The Monero (XMR) community has launched the Malware Response Workgroup website that aims to inform people about the dangers of cryptocurrency mining malware, as well as, best practices to remove such scripts and avoid the growing scam in the first place. The group of volunteers will publish information that will help users avoid crypto-jacking, as well as, provide live support.
"We will not be able to eliminate malicious mining, but we hope to provide necessary education for people to better understand Monero, what mining is, and how to remove malware," according to Sept. 26 blog by Justin Ehrenhofer.
Mining malware lets fraudsters earn money by using people's computers or gadgets to harvest cryptocurrencies without their knowledge or consent. The scam is increasing at an alarming rate and it's becoming clear that criminals are preferring to hijack cryptocurrencies because of the sophisticated methods that let them avoid detection. "Coin miner malware remains very active; total samples grew by 86% in Q2, with more than 2.5 million new files added to the malware database," according to Sept. 2018 report by McAfee Labs.
Malware can infect a user's browser by hiding itself on frequently-visited websites; install and run itself as software on infected hardware (known as crypto-jacking); or encrypt local files (making them inaccessible) after which a criminal will demand ransom in cryptocurrency. The latter is also known as ransomware, but new studies indicate that this approach is decreasing in popularity.
"We created a set of resources that explain the basics of Monero and mining. We also have resources explaining and helping stop/remove unwanted in-browser mining, system mining, and ransomware," wrote Ehrenhofer on Monero's community blog. "The website is purposefully approachable to absolute newcomers so that anyone can understand, though it offers actionable information that novices and experts alike can follow."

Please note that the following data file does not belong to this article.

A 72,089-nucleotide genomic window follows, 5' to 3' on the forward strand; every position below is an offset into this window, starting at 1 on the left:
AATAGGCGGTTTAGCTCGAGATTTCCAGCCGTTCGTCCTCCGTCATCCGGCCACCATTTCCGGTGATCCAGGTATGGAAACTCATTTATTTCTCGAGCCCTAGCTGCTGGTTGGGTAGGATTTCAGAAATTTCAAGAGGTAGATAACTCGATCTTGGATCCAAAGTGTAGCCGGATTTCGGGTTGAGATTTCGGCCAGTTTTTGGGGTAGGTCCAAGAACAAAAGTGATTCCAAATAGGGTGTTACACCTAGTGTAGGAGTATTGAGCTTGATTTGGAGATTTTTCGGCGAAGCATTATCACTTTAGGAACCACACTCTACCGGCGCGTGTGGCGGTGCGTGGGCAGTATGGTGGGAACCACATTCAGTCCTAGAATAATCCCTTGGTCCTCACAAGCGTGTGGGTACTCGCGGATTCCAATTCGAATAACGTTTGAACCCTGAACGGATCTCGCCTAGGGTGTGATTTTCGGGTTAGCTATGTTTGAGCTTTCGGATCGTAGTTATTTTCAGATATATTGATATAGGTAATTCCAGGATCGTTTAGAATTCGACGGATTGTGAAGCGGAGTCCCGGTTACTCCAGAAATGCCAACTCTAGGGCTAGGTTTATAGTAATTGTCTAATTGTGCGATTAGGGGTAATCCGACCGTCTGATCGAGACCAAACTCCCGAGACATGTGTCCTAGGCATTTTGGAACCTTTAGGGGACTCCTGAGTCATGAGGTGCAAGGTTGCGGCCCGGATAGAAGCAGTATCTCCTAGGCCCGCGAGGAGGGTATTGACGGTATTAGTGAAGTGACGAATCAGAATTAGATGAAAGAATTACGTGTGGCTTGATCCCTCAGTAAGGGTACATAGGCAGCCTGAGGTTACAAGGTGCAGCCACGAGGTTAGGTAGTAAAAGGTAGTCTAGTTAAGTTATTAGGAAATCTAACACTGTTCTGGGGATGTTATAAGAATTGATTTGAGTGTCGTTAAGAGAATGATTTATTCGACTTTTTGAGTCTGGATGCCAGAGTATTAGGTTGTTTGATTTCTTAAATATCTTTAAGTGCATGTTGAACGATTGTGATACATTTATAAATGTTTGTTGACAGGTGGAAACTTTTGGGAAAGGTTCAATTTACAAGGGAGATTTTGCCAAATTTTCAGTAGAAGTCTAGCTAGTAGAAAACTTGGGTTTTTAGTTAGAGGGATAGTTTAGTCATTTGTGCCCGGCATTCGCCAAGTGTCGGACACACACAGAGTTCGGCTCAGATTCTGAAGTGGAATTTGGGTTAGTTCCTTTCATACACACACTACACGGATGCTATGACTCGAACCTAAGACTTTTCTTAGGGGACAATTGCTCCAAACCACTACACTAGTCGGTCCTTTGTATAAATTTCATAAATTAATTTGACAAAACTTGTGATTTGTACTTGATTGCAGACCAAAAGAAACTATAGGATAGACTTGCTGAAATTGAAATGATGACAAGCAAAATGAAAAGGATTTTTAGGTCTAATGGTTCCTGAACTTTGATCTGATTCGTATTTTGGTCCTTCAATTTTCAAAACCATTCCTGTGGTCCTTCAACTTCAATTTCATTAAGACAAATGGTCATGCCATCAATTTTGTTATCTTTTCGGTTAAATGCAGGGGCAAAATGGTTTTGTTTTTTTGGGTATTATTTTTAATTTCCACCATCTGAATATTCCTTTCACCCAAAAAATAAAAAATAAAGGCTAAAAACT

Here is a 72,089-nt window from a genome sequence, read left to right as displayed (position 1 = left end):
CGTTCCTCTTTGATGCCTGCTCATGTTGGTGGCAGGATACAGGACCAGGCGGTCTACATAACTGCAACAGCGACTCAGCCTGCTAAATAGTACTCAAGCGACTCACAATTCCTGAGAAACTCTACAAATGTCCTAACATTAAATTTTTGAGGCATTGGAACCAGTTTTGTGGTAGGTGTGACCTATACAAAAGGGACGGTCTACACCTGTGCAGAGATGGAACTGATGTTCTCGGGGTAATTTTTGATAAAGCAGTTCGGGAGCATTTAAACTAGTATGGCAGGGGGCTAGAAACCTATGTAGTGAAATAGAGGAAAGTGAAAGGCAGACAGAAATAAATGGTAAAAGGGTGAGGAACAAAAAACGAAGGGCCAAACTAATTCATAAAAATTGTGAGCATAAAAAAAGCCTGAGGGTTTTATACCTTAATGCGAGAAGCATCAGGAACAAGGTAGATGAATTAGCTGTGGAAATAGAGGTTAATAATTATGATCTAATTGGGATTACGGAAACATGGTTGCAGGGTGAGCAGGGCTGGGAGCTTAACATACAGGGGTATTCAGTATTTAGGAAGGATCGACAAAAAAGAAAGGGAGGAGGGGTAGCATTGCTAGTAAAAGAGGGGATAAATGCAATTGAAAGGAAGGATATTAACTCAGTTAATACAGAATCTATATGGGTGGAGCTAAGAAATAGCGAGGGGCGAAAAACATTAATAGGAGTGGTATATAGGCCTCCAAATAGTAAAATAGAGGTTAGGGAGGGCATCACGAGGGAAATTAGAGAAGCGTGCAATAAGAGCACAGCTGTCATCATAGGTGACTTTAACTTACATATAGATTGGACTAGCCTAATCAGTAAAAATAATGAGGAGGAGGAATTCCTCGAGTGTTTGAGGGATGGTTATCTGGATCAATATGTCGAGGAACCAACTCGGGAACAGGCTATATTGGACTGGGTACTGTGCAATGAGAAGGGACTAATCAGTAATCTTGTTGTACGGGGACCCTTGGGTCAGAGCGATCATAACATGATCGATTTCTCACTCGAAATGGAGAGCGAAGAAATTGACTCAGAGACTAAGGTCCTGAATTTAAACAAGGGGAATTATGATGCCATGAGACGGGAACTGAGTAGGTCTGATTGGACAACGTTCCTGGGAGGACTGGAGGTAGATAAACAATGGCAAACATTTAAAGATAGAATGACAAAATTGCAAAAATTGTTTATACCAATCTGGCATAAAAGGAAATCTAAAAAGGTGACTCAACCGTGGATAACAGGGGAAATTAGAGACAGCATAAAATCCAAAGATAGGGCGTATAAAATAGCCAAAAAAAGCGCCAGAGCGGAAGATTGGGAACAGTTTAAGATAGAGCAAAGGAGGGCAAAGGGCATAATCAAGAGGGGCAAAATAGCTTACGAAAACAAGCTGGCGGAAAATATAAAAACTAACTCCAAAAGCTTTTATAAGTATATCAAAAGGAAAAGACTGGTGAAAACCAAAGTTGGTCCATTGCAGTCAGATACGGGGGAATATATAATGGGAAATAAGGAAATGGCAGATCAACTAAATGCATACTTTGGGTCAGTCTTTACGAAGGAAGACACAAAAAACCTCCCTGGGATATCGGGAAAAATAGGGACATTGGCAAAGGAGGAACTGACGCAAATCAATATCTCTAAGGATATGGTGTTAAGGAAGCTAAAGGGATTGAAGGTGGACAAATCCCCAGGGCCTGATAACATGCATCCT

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A Sept. 2018 report by Cyber Threat Alliance (CTA) found that fraudsters overwhelmingly prefer to use mining malware with Monero (85%) followed by Bitcoin (BTC) at 8% and all other digital coins combining for 7%. While Bitcoin is pseudonymous, Monero is anonymous and untraceable.
Monero has one of the most robust privacy features of any digital coin and is arguable an unregulatable cryptocurrency. These technical advantages are what attracts criminals who can easily hijack a person or organization's computing hardware to mine Monero, Bitcoin and other cryptos without users knowing and without leaving a trail.
XMR is the 10th-biggest crypto by market capitalization ($1.9 billion) and currently trades at $116. Satis Group predicts that Monero will see the biggest price gains
over the next 10 years among top cryptos.
Much of these threats are coming from eastern Europe and Asia, according to Q6 Cyber founder Eli Dominitz, an IT security firm. "The Chinese, the North Koreans, the Iranians, the Russians, they're after all of us – corporations, individuals and governments," Dominitz told CNBC in Sept. 21 interview. "For a long time America waited. We weren't proactive, we were defensive. And these guys are smart, they're sophisticated, they've invested a lot of time and money in going after us and we've got to wake up."
A Skybox Security report founder that cyber criminals are turning their focus towards cryptocurrencies because advanced methods let them easily steal computing power and electricity without anyone noticing. "Cryptominers had the highest increase in the number of new malware attacks, from seven percent of reported attacks in the second half of 2017 to 32 percent in the first half of 2018. At the same time, ransomware — the darling of cybercriminals in years past — saw a decline in attacks, essentially swapping market share with cryptominers. While ransomware and the other malware families are still a concern, malicious cryptomining has simply proved too attractive in terms of return on investment."
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